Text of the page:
A World Bank report published last week found that in the past 25 years, over a hundred countries have enacted laws on domestic violence though many have not. The authors attribute much of this progress to international instruments and agreements. In reality, it is the work of local women's rights organisations that makes the most difference and that's why they need our support.
The importance that the tech sector might hold for economic development and diversification is recognised, and state investment has been forthcoming in various ways. In some cases, funds have been put forward for the building of 'incubation' centres and meeting places as was the case for Nigeria's Information Technology Entrepreneurship Accelerator in Lagos.
The measure of success in Northern Nigeria is whether civilians feel free from fear. Nigeria's sovereign government, with international partners lending their expertise, should be able not simply to clear the battlefield, but to satisfy the reasonable aspirations of the people to a secure and prosperous future. That could be a lesson for the rest of the world to learn.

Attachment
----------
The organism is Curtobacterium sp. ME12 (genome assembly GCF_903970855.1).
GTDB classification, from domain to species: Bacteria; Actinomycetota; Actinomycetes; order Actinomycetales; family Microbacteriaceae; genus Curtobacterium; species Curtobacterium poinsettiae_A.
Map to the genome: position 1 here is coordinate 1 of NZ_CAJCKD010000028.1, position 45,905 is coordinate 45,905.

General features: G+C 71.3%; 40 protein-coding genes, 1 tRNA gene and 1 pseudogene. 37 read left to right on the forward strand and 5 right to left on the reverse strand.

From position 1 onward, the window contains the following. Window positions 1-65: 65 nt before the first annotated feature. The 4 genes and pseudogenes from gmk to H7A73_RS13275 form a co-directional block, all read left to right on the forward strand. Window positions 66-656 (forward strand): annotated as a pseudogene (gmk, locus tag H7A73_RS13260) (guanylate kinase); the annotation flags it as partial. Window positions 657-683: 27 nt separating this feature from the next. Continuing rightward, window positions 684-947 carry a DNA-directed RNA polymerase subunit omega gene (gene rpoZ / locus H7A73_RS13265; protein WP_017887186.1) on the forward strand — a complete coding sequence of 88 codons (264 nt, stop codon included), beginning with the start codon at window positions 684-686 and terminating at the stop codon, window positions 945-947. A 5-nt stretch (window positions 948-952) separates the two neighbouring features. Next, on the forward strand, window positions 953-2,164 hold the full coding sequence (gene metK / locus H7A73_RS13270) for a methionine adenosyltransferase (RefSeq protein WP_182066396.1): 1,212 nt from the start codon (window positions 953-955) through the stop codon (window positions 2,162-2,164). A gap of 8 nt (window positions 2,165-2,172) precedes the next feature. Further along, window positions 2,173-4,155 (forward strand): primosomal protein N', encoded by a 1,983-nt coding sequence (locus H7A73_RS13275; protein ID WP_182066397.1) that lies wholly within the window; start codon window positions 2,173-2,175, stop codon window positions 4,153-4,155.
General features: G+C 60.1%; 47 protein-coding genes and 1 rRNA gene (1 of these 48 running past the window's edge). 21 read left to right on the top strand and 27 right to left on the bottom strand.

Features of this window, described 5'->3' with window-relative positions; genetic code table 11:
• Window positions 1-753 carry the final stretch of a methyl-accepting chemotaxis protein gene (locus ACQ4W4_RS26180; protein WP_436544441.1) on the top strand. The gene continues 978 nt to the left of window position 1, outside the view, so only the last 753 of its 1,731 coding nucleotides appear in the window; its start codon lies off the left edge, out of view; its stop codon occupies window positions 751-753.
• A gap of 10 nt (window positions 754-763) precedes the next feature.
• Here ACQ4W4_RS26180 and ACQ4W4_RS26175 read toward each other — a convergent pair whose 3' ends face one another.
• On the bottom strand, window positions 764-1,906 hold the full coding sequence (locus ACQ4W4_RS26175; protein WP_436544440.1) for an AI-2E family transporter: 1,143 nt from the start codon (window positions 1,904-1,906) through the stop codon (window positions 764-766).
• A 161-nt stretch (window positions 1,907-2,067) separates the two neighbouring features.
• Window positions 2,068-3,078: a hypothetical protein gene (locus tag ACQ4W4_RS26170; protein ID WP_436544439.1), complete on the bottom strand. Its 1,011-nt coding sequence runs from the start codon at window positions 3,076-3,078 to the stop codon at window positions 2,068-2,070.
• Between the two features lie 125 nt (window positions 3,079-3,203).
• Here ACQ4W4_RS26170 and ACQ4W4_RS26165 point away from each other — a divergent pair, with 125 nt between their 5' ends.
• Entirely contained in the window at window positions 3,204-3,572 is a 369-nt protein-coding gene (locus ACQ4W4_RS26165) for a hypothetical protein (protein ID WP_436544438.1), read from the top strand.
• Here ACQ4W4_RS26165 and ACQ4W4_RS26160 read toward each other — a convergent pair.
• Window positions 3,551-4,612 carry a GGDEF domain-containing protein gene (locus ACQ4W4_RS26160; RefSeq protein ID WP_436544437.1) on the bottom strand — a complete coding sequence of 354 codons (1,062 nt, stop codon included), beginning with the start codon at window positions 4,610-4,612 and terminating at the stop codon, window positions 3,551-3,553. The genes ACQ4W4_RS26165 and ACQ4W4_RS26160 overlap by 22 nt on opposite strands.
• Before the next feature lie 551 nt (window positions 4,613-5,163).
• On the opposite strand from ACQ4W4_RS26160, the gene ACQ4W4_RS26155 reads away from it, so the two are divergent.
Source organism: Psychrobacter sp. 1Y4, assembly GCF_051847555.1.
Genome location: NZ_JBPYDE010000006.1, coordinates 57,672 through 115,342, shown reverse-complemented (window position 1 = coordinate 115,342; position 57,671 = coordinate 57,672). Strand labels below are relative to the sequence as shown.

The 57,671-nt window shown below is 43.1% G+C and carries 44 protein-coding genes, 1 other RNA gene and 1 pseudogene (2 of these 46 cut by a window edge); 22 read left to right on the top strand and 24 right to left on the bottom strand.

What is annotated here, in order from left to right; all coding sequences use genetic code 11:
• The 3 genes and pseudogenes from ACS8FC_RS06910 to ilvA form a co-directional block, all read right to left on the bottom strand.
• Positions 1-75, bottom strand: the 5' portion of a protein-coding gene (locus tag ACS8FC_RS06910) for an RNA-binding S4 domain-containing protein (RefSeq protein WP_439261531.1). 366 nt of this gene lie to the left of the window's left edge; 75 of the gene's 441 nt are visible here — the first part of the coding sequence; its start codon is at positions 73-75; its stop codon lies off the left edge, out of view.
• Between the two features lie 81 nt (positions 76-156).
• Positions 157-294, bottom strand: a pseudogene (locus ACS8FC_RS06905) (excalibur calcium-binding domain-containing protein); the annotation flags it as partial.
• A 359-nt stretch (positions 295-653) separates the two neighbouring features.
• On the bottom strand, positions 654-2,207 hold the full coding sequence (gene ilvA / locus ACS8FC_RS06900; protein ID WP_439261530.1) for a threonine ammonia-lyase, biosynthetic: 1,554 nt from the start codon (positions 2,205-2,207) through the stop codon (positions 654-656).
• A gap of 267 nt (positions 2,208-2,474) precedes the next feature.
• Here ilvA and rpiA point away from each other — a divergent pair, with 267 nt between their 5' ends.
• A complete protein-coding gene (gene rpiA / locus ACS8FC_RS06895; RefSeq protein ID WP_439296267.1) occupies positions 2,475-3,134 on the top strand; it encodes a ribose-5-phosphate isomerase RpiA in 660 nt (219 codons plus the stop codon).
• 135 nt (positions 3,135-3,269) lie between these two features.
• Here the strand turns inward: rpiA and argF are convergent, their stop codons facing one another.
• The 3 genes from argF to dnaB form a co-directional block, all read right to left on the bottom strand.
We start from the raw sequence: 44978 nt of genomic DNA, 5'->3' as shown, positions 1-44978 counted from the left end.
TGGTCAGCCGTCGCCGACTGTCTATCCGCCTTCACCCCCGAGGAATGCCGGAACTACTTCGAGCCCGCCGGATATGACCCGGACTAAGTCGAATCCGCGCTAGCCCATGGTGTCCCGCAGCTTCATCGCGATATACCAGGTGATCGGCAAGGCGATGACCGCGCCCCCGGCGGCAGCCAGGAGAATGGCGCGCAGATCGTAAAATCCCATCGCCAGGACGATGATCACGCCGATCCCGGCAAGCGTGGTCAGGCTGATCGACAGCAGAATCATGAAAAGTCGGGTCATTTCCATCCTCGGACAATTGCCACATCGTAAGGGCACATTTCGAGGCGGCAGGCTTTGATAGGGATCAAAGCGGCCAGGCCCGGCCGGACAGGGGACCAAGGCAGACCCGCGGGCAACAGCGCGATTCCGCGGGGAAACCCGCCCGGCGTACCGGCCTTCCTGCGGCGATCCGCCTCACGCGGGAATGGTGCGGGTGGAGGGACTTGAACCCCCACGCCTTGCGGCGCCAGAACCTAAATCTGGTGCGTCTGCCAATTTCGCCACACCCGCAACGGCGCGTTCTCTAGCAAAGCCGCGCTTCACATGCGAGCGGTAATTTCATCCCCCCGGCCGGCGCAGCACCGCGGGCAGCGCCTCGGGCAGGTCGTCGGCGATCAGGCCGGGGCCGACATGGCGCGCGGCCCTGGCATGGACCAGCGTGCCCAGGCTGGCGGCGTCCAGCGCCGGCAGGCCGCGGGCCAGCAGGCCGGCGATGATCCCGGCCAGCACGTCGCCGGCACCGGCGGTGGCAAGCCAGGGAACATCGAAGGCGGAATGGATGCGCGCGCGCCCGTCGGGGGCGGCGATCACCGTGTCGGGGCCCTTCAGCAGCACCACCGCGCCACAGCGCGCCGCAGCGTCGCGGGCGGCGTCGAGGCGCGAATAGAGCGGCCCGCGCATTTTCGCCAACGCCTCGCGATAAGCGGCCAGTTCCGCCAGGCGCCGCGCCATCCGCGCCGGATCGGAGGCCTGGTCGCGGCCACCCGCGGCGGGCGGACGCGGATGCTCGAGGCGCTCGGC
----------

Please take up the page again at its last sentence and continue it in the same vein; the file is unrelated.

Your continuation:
As Nigeria decides who will lead the country for the next five years on Saturday 28th March, it is tempting to get caught up in the acidity of politics. Yet, when Nigerians head to the polls, it is vital that we - both voters and politicians - prioritise the health and wellbeing of our citizens in our decision-making.
Boko Haram may not have produced imagery that has travelled across the media landscape, burning iconic pictures into the minds of those of us in the West. But by interrupting the political process and denying ordinary Nigerians the chance for peace with a delay of even one day, Boko Haram has proven itself just as terrifying.